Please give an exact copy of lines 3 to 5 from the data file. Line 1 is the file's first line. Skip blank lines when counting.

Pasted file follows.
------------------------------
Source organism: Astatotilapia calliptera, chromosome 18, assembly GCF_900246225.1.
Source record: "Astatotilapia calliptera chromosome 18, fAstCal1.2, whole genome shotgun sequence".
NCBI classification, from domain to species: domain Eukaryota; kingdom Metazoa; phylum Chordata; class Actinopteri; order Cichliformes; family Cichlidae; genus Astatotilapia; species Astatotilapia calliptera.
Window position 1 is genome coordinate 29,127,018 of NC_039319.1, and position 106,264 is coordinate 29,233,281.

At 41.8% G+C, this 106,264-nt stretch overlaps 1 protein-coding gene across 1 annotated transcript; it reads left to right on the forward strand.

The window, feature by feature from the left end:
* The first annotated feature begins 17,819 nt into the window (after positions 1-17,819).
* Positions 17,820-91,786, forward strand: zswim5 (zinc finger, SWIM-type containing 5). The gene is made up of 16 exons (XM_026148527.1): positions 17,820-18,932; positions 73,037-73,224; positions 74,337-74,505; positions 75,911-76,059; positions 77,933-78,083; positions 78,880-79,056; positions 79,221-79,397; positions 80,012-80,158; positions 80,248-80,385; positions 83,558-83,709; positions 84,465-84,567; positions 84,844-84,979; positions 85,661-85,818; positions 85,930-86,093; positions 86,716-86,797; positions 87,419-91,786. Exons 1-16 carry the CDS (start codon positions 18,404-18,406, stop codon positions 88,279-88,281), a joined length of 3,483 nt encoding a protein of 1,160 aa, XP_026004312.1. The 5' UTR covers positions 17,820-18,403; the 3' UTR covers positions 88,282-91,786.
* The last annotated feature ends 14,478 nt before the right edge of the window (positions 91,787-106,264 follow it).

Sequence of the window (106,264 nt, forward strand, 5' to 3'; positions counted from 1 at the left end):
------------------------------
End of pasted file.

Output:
NCBI classification, from domain to species: domain Eukaryota; kingdom Metazoa; phylum Chordata; class Actinopteri; order Cichliformes; family Cichlidae; genus Astatotilapia; species Astatotilapia calliptera.
Window position 1 is genome coordinate 29,127,018 of NC_039319.1, and position 106,264 is coordinate 29,233,281.

At 41.8% G+C, this 106,264-nt stretch overlaps 1 protein-coding gene across 1 annotated transcript; it reads left to right on the forward strand.